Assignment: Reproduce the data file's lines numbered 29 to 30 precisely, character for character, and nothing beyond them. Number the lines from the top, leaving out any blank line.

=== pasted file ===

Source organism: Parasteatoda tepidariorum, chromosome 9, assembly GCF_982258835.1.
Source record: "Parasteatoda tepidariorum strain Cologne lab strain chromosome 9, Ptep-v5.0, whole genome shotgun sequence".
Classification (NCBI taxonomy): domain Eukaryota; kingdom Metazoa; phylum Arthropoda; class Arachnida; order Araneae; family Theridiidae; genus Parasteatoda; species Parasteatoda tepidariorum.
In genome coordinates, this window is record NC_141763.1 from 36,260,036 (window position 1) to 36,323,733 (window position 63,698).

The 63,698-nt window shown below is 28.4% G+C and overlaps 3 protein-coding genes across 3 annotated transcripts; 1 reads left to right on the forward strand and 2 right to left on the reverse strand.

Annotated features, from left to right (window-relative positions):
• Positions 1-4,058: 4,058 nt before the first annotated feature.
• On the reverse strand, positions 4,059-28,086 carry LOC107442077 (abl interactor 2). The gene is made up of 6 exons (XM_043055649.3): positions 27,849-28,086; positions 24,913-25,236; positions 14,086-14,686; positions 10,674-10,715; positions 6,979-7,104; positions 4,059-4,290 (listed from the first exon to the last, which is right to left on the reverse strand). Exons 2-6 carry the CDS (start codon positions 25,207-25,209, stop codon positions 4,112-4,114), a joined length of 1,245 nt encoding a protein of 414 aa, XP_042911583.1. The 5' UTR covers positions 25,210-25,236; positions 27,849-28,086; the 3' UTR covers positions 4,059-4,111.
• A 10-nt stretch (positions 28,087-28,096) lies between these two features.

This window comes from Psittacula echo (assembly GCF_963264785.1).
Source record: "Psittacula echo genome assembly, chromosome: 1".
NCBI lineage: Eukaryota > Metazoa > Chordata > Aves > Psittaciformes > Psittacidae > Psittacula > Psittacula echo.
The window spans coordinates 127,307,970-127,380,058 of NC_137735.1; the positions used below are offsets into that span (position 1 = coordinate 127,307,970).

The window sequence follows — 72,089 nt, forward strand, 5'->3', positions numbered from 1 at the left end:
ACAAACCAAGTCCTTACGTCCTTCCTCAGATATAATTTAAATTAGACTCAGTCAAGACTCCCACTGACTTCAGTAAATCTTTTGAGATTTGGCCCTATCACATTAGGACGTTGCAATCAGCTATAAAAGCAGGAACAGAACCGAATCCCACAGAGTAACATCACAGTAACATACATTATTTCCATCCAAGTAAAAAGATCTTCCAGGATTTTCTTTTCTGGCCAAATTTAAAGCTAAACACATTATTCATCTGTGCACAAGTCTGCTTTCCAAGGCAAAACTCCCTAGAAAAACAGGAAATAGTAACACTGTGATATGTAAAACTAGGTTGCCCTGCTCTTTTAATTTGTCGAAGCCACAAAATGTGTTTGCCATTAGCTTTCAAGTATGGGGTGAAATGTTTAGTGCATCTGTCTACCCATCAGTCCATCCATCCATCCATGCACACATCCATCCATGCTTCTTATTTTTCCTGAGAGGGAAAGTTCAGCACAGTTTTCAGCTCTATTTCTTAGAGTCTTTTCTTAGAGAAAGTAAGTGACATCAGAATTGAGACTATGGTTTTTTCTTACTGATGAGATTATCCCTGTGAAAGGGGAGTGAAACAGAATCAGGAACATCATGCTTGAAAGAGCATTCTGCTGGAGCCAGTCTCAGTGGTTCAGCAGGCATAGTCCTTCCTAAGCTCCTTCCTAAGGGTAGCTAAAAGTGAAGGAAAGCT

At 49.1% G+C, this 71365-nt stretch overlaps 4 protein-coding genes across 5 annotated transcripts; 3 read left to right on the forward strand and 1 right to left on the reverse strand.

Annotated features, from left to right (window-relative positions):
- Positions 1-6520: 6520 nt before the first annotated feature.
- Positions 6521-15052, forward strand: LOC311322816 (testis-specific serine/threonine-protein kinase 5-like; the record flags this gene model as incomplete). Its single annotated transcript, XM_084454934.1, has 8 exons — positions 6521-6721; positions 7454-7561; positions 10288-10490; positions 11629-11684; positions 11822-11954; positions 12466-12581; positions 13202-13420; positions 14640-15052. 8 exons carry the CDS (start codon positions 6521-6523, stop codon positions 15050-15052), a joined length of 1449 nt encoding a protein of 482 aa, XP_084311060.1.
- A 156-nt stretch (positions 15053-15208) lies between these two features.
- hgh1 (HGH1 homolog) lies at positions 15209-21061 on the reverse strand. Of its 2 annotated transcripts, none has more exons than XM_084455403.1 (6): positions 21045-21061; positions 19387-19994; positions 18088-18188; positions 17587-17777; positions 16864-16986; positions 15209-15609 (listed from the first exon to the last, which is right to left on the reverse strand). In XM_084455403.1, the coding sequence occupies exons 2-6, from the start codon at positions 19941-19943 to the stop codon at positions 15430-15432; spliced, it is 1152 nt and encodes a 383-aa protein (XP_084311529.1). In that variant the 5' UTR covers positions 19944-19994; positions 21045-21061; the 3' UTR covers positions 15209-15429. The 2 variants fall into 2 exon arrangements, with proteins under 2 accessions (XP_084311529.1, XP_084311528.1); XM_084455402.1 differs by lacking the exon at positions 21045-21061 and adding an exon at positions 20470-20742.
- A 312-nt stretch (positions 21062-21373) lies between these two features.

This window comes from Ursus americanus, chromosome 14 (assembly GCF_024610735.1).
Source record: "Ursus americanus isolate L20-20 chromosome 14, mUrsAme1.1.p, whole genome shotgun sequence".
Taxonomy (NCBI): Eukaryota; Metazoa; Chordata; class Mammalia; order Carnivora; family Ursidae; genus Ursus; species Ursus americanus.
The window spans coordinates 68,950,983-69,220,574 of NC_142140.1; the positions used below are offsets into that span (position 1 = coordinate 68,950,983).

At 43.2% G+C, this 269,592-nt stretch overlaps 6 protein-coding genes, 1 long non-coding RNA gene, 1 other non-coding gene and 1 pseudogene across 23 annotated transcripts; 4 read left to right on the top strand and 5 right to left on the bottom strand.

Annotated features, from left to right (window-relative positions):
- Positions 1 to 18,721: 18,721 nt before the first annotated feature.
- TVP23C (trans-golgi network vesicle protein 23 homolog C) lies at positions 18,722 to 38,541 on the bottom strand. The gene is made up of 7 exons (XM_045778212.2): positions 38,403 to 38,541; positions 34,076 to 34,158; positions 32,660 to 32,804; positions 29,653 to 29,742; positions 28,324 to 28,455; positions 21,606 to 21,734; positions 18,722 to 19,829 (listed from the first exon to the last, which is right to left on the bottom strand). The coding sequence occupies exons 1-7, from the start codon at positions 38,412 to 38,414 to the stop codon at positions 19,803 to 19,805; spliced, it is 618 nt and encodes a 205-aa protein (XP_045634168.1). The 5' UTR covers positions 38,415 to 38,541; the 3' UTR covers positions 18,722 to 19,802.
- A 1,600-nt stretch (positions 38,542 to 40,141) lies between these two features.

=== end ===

- Positions 1 to 18,721: 18,721 nt before the first annotated feature.
- TVP23C (trans-golgi network vesicle protein 23 homolog C) lies at positions 18,722 to 38,541 on the bottom strand. The gene is made up of 7 exons (XM_045778212.2): positions 38,403 to 38,541; positions 34,076 to 34,158; positions 32,660 to 32,804; positions 29,653 to 29,742; positions 28,324 to 28,455; positions 21,606 to 21,734; positions 18,722 to 19,829 (listed from the first exon to the last, which is right to left on the bottom strand). The coding sequence occupies exons 1-7, from the start codon at positions 38,412 to 38,414 to the stop codon at positions 19,803 to 19,805; spliced, it is 618 nt and encodes a 205-aa protein (XP_045634168.1). The 5' UTR covers positions 38,415 to 38,541; the 3' UTR covers positions 18,722 to 19,802.